After moving into their respective groups, students learned the steps required of their role. Students asked a multitude of questions to make sure they grasped the choreography. Once students got the hang of their individual parts, Honeysett invited the students to pick a partner who had just learned the opposite half of the dance. 

Students came together to form 10 duos before the music began to play. They stumbled over each other’s feet, out of time with the music –– focusing on their own steps along with moving with another human being could be difficult. However, Honeysett said, they slowly began to move around the room in a coordinated manner, although some had to stop and start over to avoid obstacles.

“I’m seeing that some of you have run into a common issue –– the wall,” Honeysett said.

After teaching students how to tango in a straight line, the instructors moved on to dancing in a circle. Slowly but surely, the students mastered moving around pillars and away from other dancers. Honeysett had students rotate partners to ensure that each person had experiences with multiple dancers.

Ava Wilmont, a first-year undecided pre-med student, was among the dancers learning the basics of leading. She had no prior dance experience and recently stumbled across the club.

“I was just looking for something fun to do with friends. I would not consider myself a dancer,” Wilmont said. “However, I would definitely consider coming back for more classes.”

Lydia Gitner, a freshman marketing major, does consider herself a dancer. As one of the few students in the class with prior experience, she knew she wanted to join the club before arriving on campus. Despite her background, she was still having fun learning from her peers. 

“I do know some things already, but I’m still learning a lot of new things today,” Gitner said.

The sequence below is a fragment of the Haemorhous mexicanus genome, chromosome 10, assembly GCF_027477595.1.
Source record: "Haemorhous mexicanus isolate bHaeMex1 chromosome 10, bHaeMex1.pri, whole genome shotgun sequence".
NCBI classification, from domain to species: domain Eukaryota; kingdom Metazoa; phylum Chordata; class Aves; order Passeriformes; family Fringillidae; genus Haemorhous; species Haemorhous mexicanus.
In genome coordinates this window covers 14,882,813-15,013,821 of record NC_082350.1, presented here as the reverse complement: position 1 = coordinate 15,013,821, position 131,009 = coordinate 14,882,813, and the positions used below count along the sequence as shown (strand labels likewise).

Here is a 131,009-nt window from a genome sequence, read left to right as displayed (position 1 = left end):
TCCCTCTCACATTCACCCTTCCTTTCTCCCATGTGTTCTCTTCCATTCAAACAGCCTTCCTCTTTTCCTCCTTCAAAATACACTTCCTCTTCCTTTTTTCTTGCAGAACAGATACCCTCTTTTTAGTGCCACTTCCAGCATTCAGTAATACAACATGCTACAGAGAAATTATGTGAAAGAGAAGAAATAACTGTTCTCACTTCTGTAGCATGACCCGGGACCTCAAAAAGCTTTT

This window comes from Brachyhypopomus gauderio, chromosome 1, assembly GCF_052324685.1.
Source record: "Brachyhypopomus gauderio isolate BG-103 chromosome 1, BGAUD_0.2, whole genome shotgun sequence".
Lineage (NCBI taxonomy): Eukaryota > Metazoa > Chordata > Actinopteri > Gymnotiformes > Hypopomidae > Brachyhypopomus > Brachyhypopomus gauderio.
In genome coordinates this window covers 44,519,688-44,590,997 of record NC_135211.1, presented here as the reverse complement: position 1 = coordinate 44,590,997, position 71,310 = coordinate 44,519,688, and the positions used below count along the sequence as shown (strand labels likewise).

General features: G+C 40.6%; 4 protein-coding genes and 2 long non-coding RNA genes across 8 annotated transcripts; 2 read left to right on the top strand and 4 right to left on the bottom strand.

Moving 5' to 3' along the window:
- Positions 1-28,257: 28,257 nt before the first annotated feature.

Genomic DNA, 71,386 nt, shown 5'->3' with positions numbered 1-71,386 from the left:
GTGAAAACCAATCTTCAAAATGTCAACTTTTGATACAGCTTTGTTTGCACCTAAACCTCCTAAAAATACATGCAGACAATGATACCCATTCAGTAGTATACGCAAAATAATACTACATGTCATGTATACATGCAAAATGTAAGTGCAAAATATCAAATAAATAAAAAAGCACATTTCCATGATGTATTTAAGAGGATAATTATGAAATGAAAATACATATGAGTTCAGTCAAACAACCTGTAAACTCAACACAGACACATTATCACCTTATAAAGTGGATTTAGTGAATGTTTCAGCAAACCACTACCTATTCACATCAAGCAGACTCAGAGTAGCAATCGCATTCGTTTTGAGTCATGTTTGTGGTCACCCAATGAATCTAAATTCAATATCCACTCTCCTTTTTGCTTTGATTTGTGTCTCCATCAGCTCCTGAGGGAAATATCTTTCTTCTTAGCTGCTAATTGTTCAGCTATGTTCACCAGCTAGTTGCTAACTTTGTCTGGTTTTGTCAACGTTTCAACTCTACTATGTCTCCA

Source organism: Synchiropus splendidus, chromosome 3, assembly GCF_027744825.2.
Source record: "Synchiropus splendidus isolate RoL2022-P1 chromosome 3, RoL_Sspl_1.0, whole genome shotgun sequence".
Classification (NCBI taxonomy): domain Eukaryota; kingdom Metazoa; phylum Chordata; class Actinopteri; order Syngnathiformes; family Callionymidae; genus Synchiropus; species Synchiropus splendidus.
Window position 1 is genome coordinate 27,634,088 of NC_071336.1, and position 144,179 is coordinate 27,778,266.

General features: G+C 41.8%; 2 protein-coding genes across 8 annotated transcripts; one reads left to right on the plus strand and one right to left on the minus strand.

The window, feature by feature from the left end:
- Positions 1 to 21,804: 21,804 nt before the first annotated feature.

Vice president Liv Lohman, a senior Communication Sciences and Disorders major, guaranteed there is more to come. These boot camps happen twice each semester, once for Smooth and Rhythm styles and the other for Standard and International styles.

“This was an event where I as a beginner learned a lot about the different styles of ballroom, what they mean, and the basics for at least 12 different dances,” Lohman said. “These boot camps are such a fantastic resource for new dancers and a great refresher for returning dancers after a long summer off.”

Despite not taking a teaching role in the beginning, Lohman does not limit herself to dancing alone. 

“I really do love teaching! I love teaching beginners and advanced dancers alike,” Lohman said. “Ballroom is a very niche hobby and I love to be that person who introduces someone to their newest passion or to teach someone their new favorite move.”

Whether you would describe yourself as a dancer or not, Lohman described ballroom dance as a skill everyone should have.

“Exercising and moving your body is important, and doing so through art is one of my favorite things about dance,” Lohman said. “Ballroom, specifically, is something that can come in handy when you least expect it.”